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State v. Holland

Florida Court of Appeal, Fourth District

December 14, 2011

STATE of Florida, Appellant,
v.
William HOLLAND, Appellee.

Page 1033

Pamela Jo Bondi, Attorney General, Tallahassee, and Jeanine M. Germanowicz, Assistant Attorney General, West Palm Beach, for appellant.

Michael A. Cohen of Essen, Essen, Charnota & Cohen, P.A., Hollywood, for appellee.

DAMOORGIAN, J.

The State timely appeals a non-final order granting William Holland's motion to suppress a videotape arising from a DUI investigation. We reverse.

By way of background, Holland was stopped by a deputy from the Broward Sheriff's Office (" BSO" ) on suspicion of driving under the influence of drugs or alcohol. After the initial stop, BSO Deputy Grady was called to the scene to perform field sobriety exercises on Holland. He requested Holland undergo a breath test. The interaction between Grady and Holland was recorded by video camera. In particular, the videotape showed Holland's refusal to submit to breath testing, the field sobriety exercises administered by Grady, and the conversations between Grady and Holland during the course of the investigation.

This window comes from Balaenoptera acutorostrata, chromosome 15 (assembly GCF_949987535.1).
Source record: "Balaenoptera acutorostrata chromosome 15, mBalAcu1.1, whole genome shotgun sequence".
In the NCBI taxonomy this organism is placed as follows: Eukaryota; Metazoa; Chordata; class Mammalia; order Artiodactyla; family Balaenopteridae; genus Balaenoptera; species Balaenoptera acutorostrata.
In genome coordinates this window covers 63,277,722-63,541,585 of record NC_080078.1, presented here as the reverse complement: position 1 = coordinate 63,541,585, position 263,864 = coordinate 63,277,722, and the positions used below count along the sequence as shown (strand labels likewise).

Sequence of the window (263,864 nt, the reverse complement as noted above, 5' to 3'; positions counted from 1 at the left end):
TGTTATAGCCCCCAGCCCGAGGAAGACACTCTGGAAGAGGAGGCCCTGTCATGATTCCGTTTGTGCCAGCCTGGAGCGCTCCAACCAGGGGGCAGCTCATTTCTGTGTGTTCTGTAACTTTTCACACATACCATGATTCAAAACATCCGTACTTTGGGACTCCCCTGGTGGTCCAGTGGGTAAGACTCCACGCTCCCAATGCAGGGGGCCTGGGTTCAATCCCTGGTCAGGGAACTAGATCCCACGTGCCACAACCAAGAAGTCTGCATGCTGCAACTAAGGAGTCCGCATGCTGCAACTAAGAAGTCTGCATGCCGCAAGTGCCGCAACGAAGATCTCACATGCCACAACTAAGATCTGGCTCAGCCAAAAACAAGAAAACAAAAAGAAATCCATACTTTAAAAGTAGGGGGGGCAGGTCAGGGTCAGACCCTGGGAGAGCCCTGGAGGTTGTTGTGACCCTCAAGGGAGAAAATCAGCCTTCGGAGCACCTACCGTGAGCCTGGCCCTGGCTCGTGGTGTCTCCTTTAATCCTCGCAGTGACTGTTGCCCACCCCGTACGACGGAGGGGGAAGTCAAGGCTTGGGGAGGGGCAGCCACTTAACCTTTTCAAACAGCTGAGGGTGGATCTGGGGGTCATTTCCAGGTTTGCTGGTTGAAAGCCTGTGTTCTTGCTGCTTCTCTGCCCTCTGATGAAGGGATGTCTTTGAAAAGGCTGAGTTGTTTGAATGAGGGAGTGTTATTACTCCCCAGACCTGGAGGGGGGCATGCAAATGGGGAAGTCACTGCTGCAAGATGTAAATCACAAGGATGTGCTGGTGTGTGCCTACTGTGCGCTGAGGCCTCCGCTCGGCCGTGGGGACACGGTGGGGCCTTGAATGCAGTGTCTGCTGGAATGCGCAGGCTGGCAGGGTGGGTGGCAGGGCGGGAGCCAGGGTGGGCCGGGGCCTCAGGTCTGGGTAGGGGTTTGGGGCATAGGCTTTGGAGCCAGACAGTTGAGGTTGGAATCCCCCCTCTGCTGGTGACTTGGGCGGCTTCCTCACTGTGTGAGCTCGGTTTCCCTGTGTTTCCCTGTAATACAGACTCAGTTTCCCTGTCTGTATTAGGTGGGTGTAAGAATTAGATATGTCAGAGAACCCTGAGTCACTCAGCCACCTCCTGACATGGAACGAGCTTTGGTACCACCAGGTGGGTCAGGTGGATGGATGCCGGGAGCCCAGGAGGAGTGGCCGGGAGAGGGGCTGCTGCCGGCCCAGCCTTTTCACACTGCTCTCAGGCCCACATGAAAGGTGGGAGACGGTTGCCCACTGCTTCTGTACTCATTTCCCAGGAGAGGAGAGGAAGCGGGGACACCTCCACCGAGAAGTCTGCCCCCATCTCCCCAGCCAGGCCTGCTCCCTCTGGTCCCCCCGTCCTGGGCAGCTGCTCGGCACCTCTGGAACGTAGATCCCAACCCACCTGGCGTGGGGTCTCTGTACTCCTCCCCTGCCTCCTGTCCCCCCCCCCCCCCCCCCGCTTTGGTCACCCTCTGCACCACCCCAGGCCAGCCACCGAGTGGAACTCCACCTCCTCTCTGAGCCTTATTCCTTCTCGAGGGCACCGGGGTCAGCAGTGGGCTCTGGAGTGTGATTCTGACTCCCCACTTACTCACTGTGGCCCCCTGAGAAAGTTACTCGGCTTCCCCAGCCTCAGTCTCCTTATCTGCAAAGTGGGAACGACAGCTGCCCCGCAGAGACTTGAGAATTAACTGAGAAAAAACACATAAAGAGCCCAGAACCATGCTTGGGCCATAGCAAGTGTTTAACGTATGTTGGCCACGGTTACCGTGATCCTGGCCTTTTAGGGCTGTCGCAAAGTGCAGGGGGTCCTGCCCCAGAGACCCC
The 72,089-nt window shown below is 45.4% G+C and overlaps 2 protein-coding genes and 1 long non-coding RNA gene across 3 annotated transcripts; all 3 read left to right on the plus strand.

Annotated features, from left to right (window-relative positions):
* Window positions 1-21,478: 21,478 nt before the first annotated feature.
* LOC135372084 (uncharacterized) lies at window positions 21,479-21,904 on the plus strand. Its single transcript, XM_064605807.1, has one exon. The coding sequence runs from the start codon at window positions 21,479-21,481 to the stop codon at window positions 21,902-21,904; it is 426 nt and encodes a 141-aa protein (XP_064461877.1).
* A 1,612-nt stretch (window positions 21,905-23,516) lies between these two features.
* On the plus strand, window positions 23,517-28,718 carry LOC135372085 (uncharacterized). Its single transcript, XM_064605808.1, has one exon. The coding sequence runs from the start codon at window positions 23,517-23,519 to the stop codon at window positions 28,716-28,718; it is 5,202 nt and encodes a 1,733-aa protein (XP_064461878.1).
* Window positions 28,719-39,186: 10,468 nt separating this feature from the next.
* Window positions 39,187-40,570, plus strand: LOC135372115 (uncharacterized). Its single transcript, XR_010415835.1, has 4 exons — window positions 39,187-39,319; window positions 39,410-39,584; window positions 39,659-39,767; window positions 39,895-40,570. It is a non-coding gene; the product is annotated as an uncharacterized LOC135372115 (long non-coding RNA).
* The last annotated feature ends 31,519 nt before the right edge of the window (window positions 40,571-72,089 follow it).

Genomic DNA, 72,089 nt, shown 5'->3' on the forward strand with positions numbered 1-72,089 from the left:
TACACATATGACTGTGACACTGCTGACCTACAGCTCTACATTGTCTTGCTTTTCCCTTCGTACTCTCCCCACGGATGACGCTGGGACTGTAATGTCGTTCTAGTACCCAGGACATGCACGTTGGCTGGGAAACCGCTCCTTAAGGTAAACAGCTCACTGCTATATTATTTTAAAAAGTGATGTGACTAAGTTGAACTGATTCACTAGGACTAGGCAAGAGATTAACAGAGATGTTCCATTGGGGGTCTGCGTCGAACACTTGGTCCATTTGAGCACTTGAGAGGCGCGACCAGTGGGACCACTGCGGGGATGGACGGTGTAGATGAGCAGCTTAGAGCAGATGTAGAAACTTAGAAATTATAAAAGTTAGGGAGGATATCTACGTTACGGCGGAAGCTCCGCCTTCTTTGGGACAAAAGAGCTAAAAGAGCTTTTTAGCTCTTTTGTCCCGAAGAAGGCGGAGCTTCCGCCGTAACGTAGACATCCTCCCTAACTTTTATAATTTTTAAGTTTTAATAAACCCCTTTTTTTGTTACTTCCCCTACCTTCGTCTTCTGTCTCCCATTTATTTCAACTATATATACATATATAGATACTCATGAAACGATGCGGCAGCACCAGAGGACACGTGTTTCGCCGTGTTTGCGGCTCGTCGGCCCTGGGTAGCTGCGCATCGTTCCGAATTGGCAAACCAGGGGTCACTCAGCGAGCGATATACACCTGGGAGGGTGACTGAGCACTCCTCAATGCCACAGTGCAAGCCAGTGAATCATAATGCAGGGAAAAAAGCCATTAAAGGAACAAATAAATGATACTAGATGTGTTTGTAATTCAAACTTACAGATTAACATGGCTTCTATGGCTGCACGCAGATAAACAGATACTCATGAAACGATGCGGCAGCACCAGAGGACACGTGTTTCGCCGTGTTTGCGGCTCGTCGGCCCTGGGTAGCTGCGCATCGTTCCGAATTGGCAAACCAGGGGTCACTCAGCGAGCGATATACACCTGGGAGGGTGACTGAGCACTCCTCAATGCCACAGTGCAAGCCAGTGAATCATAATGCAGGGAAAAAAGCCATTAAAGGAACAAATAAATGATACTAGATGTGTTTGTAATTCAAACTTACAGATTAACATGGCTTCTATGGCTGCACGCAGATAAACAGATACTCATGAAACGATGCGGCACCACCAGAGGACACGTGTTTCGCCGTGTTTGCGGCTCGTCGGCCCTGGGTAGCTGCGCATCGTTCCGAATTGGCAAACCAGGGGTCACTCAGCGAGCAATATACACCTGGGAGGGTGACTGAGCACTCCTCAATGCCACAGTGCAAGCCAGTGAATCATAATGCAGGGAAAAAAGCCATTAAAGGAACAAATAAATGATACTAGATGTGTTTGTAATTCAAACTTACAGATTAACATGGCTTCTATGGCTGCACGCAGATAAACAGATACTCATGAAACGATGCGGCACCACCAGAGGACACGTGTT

Before Holland's trial, the State announced that it did not intend to call Grady as a witness, prompting Holland to move to suppress all of Grady's involvement in the investigation. This included the entire contents of the videotape. Holland argued that the State's decision not to call Grady would violate the Confrontation Clause under the Sixth Amendment to the United States Constitution,[1] citing to Crawford v. Washington, 541 U.S. 36, 124 S.Ct. 1354, 158 L.Ed.2d 177 (2004).

An evidentiary hearing was held on the motion. The State called the deputy who conducted the initial traffic stop to authenticate the videotape. When asked if Grady was videotaping the field sobriety exercises, the deputy who conducted the initial stop responded, " Most likely, yes." Pursuant to BSO's normal protocol, a video camera would have been placed in Grady's car facing out. The camera would be used to record the field sobriety exercises Grady conducted. The witness also testified that in the normal course of business, the videotape would have been kept in a safe place at BSO's offices.

The State's witness further testified that she observed Holland performing the field sobriety exercises on the night in question; however, her main focus was on completing her report. She could not hear what was being said between Grady and Holland. Although the witness had not seen the videotape, she would be able to identify Holland as the person on the videotape and would be able to recognize if there were any substantial deviations from the normal field sobriety exercises. Moreover, she testified that if allowed to view the videotape, she would be able to determine whether it had been altered based on her observations that night. Finally, she admitted that she did not have an independent recollection of which exercises were performed, but the probable cause affidavit could refresh her recollection.